“Scholarships and stipends in Army ROTC help you focus on what’s important. Namely, getting that college degree – not how you’ll pay for it.”

A college degree and a few years as a military officer have worked well for many young people. If you are not willing to do so, that’s fine, just be responsible and honor your contractual obligations.

27% of the respondents said they would be willing to move in with their parents for student loan debt forgiveness. That’s a bass-akward solution for sure!

A recent US Census Report tells us:

“More young people today live in their parents’ home than in any other arrangement: 1 in 3 young people, or about 24 million 18-to 34-year-olds, lived in their parents’ home in 2015.

… At 24.2 million people, the population of 18- to 34-year-olds living at home is a large and diverse group. …About 81 percent are either working or going to school.”

If you are going to live at home, do it while you are going to a local junior college, saving a tremendous amount in educational cost. The goal is to transition into adulthood easily with no debt burden.

While many parents want to help their children, having them move back home after college for extended periods of time is an economic and emotional burden. Parents must move ahead and get their retirement in order.

Plan B

Based on the survey and available choices, it’s easy to conclude that student loan debt is more an inconvenience (average $222/month???) than a real burden. If debt consolidation will help reduce monthly payments, investigate the option. However $222/month is not the case for many millennials.

My granddaughter and her husband married in their senior year in college. Their combined student loan debt is significant. They both work, husband got a second job and they are responsibly working to pay off their debt and raise a family. Yes it is difficult.

Debt Forgiveness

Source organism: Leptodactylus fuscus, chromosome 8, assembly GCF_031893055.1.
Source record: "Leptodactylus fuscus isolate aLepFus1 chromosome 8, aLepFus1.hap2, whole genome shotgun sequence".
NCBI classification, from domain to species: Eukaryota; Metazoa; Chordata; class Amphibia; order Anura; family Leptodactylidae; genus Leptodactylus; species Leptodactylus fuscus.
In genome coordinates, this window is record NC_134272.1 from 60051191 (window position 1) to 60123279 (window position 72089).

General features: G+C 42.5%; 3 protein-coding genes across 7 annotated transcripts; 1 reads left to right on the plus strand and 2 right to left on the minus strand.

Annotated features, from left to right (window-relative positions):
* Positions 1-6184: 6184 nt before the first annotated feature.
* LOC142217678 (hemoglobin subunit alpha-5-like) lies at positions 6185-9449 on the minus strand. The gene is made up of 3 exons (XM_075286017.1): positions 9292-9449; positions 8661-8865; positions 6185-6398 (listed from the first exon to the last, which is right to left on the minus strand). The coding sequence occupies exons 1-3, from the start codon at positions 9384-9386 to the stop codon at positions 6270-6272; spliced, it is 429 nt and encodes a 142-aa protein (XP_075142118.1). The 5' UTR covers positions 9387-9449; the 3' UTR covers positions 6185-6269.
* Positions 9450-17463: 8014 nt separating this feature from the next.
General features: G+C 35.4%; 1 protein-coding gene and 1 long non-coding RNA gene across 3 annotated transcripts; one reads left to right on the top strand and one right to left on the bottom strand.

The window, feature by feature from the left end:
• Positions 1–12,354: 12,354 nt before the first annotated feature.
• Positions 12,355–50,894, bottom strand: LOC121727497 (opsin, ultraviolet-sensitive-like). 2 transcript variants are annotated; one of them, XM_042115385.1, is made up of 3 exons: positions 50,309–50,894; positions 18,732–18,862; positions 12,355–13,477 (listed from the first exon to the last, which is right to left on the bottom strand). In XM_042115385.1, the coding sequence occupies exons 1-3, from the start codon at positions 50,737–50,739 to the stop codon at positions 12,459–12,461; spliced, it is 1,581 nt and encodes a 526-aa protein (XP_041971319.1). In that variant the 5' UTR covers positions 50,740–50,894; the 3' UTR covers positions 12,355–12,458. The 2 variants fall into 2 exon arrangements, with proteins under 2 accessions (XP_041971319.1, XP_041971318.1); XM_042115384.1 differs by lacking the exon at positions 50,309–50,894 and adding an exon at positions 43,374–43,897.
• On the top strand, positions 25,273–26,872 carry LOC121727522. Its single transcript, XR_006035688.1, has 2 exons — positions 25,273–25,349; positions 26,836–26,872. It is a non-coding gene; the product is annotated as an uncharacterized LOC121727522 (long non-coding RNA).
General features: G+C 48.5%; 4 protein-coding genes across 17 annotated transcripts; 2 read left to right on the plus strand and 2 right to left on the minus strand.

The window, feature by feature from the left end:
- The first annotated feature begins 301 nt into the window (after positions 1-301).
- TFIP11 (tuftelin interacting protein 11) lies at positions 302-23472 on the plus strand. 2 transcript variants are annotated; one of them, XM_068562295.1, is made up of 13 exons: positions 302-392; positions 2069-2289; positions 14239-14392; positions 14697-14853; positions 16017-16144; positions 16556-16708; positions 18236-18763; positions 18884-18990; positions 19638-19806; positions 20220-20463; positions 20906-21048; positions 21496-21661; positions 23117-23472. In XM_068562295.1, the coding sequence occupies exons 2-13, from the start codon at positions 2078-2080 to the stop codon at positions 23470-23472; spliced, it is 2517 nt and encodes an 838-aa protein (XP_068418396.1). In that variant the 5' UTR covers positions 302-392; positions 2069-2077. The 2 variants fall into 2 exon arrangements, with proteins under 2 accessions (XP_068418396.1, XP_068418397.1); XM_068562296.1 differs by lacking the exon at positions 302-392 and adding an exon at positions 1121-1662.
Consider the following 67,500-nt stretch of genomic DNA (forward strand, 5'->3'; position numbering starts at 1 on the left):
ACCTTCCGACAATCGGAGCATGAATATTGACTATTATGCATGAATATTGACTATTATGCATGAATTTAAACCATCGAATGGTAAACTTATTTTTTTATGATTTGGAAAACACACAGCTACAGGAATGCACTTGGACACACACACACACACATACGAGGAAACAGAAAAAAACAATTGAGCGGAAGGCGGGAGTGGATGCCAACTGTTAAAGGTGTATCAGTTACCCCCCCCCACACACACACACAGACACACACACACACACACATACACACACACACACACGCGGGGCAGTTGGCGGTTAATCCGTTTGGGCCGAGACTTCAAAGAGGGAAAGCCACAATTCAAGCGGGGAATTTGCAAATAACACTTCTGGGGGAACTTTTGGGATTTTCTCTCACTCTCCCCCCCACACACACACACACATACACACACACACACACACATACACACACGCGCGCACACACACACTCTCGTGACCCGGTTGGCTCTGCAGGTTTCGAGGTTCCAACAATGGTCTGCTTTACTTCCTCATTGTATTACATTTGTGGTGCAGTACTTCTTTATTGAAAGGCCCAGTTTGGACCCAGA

There are ways to legally obtain some debt forgiveness. Military.com highlights many Student Loan Forgiveness and Discharge Programs. It involves more sacrifice than promising not to text. Here are some options:

“Public Service Loan Forgiveness Program

Under this program, members of the military who have been employed by the military or a qualifying public service job for the last 10 years may have their federal student loans FULLY discharged.

Public service qualifying occupations include:

** Emergency management
** Military service
** Public safety
** Law enforcement
** Public interest law services
** Early childhood education (including licensed or regulated childcare, Head Start, and state-funded pre-kindergarten)
** Public service for individuals with disabilities and the elderly
** Public health (including nurses, nurse practitioners, nurses in a clinical setting, and full-time professionals engaged in health care practitioner occupations and health care support occupations)
** Public education
** Public library services
** School library or other school-based services

You need to be employed in these positions at least full-time, which is considered to be at least 30 hours a week or what the employer considers to be full-time.”

If you have student loan debt, sacrifice and do what it takes to get the loans paid off as quickly as you can. If you are in college, or headed in that direction, get a good education in four years with minimal student loan debt. Work your tail off so you can easily transition to your next step in life.

Decisions and behavior have consequences. Welcome to the adult world!

Stop losses are a MUST. Retirees cannot afford to gamble on the buying power of market coming back in their lifetime; the risk is much too high!